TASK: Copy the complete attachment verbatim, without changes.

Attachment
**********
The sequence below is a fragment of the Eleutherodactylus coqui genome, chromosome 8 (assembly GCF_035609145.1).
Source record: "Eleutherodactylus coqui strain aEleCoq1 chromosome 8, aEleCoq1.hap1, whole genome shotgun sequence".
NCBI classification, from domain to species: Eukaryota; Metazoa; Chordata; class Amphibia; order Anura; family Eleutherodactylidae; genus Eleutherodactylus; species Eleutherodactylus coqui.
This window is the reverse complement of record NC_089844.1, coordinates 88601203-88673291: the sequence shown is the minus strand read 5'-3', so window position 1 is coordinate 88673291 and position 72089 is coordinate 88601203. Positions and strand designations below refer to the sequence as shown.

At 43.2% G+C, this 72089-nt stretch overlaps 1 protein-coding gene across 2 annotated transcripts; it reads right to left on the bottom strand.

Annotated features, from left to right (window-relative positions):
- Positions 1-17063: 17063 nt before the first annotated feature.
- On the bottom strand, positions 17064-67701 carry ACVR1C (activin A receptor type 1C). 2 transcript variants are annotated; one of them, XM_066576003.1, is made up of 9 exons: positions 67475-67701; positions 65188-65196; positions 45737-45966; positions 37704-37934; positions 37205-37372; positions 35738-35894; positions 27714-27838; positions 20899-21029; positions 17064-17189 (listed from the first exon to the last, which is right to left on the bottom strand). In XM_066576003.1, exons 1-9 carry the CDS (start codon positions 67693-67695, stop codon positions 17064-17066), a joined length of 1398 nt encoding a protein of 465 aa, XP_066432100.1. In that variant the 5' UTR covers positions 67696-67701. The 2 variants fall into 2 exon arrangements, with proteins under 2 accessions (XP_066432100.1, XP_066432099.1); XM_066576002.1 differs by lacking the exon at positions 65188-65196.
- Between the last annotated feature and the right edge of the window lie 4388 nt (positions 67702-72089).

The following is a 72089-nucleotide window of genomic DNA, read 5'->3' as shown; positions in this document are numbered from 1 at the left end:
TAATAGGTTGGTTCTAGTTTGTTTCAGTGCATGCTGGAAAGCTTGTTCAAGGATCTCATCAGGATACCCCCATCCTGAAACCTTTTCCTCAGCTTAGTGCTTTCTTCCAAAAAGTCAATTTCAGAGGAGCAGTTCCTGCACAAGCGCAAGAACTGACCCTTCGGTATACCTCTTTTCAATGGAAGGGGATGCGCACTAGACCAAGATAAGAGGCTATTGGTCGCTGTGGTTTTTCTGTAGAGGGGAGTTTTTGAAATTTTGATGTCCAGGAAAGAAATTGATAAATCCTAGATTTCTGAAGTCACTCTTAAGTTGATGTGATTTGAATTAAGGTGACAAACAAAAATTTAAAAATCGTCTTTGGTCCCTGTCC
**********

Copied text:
The sequence below is a fragment of the Eleutherodactylus coqui genome, chromosome 8 (assembly GCF_035609145.1).
Source record: "Eleutherodactylus coqui strain aEleCoq1 chromosome 8, aEleCoq1.hap1, whole genome shotgun sequence".
NCBI classification, from domain to species: Eukaryota; Metazoa; Chordata; class Amphibia; order Anura; family Eleutherodactylidae; genus Eleutherodactylus; species Eleutherodactylus coqui.
This window is the reverse complement of record NC_089844.1, coordinates 88601203-88673291: the sequence shown is the minus strand read 5'-3', so window position 1 is coordinate 88673291 and position 72089 is coordinate 88601203. Positions and strand designations below refer to the sequence as shown.

At 43.2% G+C, this 72089-nt stretch overlaps 1 protein-coding gene across 2 annotated transcripts; it reads right to left on the bottom strand.

Annotated features, from left to right (window-relative positions):
- Positions 1-17063: 17063 nt before the first annotated feature.
- On the bottom strand, positions 17064-67701 carry ACVR1C (activin A receptor type 1C). 2 transcript variants are annotated; one of them, XM_066576003.1, is made up of 9 exons: positions 67475-67701; positions 65188-65196; positions 45737-45966; positions 37704-37934; positions 37205-37372; positions 35738-35894; positions 27714-27838; positions 20899-21029; positions 17064-17189 (listed from the first exon to the last, which is right to left on the bottom strand). In XM_066576003.1, exons 1-9 carry the CDS (start codon positions 67693-67695, stop codon positions 17064-17066), a joined length of 1398 nt encoding a protein of 465 aa, XP_066432100.1. In that variant the 5' UTR covers positions 67696-67701. The 2 variants fall into 2 exon arrangements, with proteins under 2 accessions (XP_066432100.1, XP_066432099.1); XM_066576002.1 differs by lacking the exon at positions 65188-65196.
- Between the last annotated feature and the right edge of the window lie 4388 nt (positions 67702-72089).

The following is a 72089-nucleotide window of genomic DNA, read 5'->3' as shown; positions in this document are numbered from 1 at the left end:
TAATAGGTTGGTTCTAGTTTGTTTCAGTGCATGCTGGAAAGCTTGTTCAAGGATCTCATCAGGATACCCCCATCCTGAAACCTTTTCCTCAGCTTAGTGCTTTCTTCCAAAAAGTCAATTTCAGAGGAGCAGTTCCTGCACAAGCGCAAGAACTGACCCTTCGGTATACCTCTTTTCAATGGAAGGGGATGCGCACTAGACCAAGATAAGAGGCTATTGGTCGCTGTGGTTTTTCTGTAGAGGGGAGTTTTTGAAATTTTGATGTCCAGGAAAGAAATTGATAAATCCTAGATTTCTGAAGTCACTCTTAAGTTGATGTGATTTGAATTAAGGTGACAAACAAAAATTTAAAAATCGTCTTTGGTCCCTGTCC